Last night, as rallies and candle-lit vigils were held around the world protesting the extension of Nobel Laureate Aung San Suu Kyi’s home detention for another 18 months, life went on apparently as usual on the streets of Burma’s former capital Rangoon.
Although the secret police arrested about 20 people demonstrating outside the courthouse after the sentence was announced, there was no repeat of the popular uprising that captivated the world’s attention in late 2007.
Perhaps the court result was inevitable. Perhaps the junta had prepared a crackdown in the event of civil unrest. Whatever the case, tea shops across Rangoon and beyond acted as forums for hushed dissent.
Burma’s teashops are meeting-places, a social space where trusted friends share gossip and news of their country. Zaw Win, an artist in Rangoon, has fond memories of the monk-led Saffron Revolution in 2007 but yesterday, like most other Burmese, he could do little more than express his angst over sweet Burmese tea.
"We are very angry," he says, "but what can we do? I want to express this feeling but I am afraid of being arrested. The sentencing of the Lady [the name given to Suu Kyi by the Burmese people]is Burma’s shame."
Suu Kyi’s US-based lawyer Jared Genser described the sentence as "a pre-ordained conclusion" to the charge she was facing under the "Law Safeguarding the State from the Dangers of Subversive Elements", brought by Burma’s junta after an uninvited visit from 54-year-old US citizen John Yettaw, who gained access to her house by swimming across the adjacent lake.
The trial, condemned internationally from its beginnings in mid-May through to its conclusion on Tuesday, was not without its moments of concern for the paranoid regime.
The collapse of Danok pagoda in early June killed as many as 20 construction workers. In such a highly superstitious country, the symbolism of this event was far greater than the human loss. The collapse, as a result of reconstruction work financed by ruling Senior General Than Shwe, was seen by many Burmese as a sign that the generals may be pushing their luck.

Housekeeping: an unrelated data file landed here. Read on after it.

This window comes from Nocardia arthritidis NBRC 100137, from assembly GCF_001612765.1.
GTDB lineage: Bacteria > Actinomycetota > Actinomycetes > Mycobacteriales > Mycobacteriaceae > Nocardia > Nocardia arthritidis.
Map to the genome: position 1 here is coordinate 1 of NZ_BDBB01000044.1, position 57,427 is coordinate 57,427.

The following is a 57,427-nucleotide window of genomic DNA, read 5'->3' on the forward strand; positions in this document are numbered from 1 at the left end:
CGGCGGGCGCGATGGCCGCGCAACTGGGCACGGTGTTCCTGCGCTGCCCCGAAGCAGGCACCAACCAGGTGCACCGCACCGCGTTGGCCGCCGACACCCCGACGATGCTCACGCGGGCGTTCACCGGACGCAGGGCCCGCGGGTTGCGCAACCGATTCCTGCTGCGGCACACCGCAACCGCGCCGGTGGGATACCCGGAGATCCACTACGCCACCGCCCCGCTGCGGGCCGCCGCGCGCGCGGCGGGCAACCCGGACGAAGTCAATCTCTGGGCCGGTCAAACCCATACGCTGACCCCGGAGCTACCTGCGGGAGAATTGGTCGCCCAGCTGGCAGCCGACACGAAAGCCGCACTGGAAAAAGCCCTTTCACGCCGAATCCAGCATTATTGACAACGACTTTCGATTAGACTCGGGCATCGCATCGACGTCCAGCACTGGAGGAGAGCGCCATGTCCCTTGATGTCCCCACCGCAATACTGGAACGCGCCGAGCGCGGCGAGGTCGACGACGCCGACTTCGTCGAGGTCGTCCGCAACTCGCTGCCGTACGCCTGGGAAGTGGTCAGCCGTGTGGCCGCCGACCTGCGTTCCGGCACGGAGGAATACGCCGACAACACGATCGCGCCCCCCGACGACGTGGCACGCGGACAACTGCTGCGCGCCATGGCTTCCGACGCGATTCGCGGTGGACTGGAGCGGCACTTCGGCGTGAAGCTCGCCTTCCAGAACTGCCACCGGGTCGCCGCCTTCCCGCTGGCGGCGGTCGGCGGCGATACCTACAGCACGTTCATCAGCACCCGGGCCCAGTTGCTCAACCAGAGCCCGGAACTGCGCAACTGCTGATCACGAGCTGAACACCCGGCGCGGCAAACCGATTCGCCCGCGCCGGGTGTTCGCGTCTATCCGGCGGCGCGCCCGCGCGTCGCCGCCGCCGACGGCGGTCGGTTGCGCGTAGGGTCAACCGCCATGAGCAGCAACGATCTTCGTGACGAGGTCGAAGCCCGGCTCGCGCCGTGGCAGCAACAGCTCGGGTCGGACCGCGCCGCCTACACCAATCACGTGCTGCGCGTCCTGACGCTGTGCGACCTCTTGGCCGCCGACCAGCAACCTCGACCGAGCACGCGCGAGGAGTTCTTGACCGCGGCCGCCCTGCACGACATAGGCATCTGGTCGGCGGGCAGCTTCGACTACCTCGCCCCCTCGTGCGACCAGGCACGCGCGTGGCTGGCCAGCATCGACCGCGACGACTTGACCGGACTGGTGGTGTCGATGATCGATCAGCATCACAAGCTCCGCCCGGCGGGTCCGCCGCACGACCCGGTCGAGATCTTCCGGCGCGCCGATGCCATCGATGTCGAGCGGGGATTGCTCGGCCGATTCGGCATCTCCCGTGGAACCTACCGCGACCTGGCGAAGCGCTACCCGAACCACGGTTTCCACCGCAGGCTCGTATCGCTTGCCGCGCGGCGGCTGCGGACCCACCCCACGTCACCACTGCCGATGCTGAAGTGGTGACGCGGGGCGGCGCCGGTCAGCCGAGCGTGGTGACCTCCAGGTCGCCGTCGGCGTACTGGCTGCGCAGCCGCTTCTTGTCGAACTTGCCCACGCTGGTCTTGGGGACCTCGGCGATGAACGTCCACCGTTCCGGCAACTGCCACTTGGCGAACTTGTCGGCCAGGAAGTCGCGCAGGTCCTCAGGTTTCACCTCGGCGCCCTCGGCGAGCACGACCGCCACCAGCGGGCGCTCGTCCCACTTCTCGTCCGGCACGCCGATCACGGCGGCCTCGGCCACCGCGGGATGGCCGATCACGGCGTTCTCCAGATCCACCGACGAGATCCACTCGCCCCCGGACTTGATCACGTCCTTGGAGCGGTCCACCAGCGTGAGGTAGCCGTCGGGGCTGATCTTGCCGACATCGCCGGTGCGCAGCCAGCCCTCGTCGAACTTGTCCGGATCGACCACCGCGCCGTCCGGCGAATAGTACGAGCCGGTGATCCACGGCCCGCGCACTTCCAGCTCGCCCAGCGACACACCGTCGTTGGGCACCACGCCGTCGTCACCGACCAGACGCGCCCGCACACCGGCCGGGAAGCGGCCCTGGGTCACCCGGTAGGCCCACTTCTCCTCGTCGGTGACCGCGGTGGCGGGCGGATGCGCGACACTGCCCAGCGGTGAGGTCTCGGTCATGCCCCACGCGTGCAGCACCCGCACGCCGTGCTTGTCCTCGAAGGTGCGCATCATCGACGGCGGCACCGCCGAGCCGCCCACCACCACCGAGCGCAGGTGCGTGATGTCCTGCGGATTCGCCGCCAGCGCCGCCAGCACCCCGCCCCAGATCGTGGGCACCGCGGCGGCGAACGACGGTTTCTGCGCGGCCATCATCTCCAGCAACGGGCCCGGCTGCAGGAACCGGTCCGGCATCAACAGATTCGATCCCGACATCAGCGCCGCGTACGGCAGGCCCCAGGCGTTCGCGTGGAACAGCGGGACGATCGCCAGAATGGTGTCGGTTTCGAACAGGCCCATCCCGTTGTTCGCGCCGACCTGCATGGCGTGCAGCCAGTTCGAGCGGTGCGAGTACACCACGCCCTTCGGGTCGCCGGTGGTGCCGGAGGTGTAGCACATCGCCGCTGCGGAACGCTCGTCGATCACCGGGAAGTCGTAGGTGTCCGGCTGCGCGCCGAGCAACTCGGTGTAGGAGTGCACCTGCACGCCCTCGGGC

The State Peace and Development Council’s (SPDC) state-run newspaper the New Light of Myanmar, didn’t cover that story, but it did put the Suu Kyi sentence on its front page.
It may be asked what threat the frail 64-year-old continues to present to one of the world’s most ruthless military regimes, but the announcement last year of elections in 2010 and her popularity among many of Burma’s 55 million people is clearly an issue for Burma’s top brass.
"I believe she is deeply feared by the junta, despite being a petite 5 feet tall and some 100 pounds, because she and her allies won more than 80 per cent of the seats in the parliament in the 1990 elections," wrote Genser in an online Q and A session in the Washington Post.
The election next year aims to consolidate military rule in the form of a "democratically elected" parliament — democratic except for the 25 per cent of seats reserved for the military indefinitely.
Adopting a softer tone than usual, the SPDC said that "for the sake of the rule of law" they were forced to punish Suu Kyi over the John Yettaw trespass, but reduced the sentence she was given in a thinly veiled attempt to show a more generous side.
And while the people may be listening, there’s no reason to believe that they feel any more affection for the junta as a result. "Taxi drivers in Rangoon are actually listening to the Government radio channels at the moment," said Rangoon-based journalist Kyaw Kyaw. "Very few people listen to the government news, they usually listen to the BBC or VOA short wave broadcasts but that’s the nature of this trial — the verdict is in effect a government announcement. Many people feel that the sentence reduced to 18 months by the ‘generous’ actions of Senior General Than Shwe is a good result, considering."
A "good result" in terms of no forced labour perhaps, but the crafty junta may have been able to kill two birds with one stone in their attempts to deny Suu Kyi a political future in Burma.
"Her previous home detention had a political focus, she was never given criminal status," explained Bo Gyi, joint secretary of the Assistance Association of Political Prisoners (AAPP) in Mae Sot, Thailand.
"It has always been political, however, the intrusion of her home by Yettaw has seen her charged criminally, meaning that under last year’s approved constitution she won’t be able to stand for election next year or anytime in the future."